Apparently, though, all it took to break that slump was a little book called Just Listen, by Sarah Dessen, which I picked up a month or so ago when I went to a library book sale with Jessica. I grabbed it off the floor shelf three days ago, a little bit out of desperation, a little bit out of boredom. And then I proceeded to read it nearly straight through to the end, only stopping for necessities like sleep and, you know, work.

Now this is what I was looking for! That feeling of needing to know what happens next, of “OH MY GOD IS SHE TALKING ABOUT WHAT I THINK SHE’S TALKING ABOUT.” Dessen spools out the story so well, bit by bit while keeping the tension tight enough to hang laundry on. It’s contemporary YA, and very well-written: Annabel’s apparently perfect life shows cracks and faults upon even the slightest examination, and everything threatens to fall apart around her while she’s trying to hold herself together. She’s been outcast by her popular friend Sophie, her sister Whitney is taking all of her family’s energy and attention with her eating disorder, and the only person she can talk to is Owen, the boy with the anger management problem.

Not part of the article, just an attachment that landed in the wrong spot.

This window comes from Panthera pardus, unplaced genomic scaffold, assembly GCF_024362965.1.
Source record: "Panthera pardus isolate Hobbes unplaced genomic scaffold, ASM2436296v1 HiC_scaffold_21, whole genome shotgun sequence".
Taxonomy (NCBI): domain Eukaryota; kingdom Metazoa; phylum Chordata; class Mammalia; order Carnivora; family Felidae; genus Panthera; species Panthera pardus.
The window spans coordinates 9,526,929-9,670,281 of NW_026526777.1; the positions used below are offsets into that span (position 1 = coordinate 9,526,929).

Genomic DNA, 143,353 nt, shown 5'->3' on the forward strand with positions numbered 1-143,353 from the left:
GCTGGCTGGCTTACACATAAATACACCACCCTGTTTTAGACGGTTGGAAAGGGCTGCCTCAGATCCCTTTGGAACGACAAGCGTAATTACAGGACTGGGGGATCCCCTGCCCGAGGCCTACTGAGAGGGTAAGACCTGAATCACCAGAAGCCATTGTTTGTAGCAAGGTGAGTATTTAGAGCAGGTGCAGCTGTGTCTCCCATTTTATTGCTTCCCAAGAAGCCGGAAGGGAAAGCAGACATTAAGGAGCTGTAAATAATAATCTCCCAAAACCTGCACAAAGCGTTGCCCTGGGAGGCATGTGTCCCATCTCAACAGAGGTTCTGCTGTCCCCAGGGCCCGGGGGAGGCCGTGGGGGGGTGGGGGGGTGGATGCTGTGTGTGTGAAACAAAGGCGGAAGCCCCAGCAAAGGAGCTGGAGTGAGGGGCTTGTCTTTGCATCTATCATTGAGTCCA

Annabel’s fear of confrontation permeates everything, and while Owen teaches her how to confront her own problems and bring them to her family, to the people who can help her, it’s never too pat or unrealistic. I wanted it so, so badly, but there was never any big throwdown with Sophie, where she sets Sophie straight and finally gets the apology she so (SO SO MUCH) deserves–and that’s okay. A throwdown, even after Annabel learns how to speak up about her issues, would have been out of character, and at the end of the story, Sophie isn’t the one with whom Annabel really has the issue. Annabel! My heart went out to her so much, and while I know punching doesn’t solve anything, Owen gave me a little bit of satisfaction at the end. Thank you, Owen, for sacrificing your fist and your freedom to make the readers cheer a little.

There are certain things in the book that gave me pause–all the boys like Owen that I knew in high school hadn’t learned the art of showering or deodorant yet, and that’s about all I could think about each time he and Annabel started to get close–but in the end, I was able to let the slightly more fantastical parts go because of the very real core. I think this would be a valuable book for (ahem) actual young adults to have on their reading list, because it’s a book about very important issues without becoming an “issue book.” Plus, Owen’s musical pretentiousness is kind of adorable, even though I find it completely obnoxious in people I know in real life. (Coughmybrothercough. There’s only so much talk one can listen to about how great 70s Italian Prog Rock is, okay?)

Now I know that if I fall into another reading slump, all I have to do is turn to Sarah Dessen for a little kickstart!

(Also, what is up with the US cover? I agree with Poshdeluxe from Forever Young Adult, it looks like a book about menstruation and Teenage Body Changes. The UK cover is way better: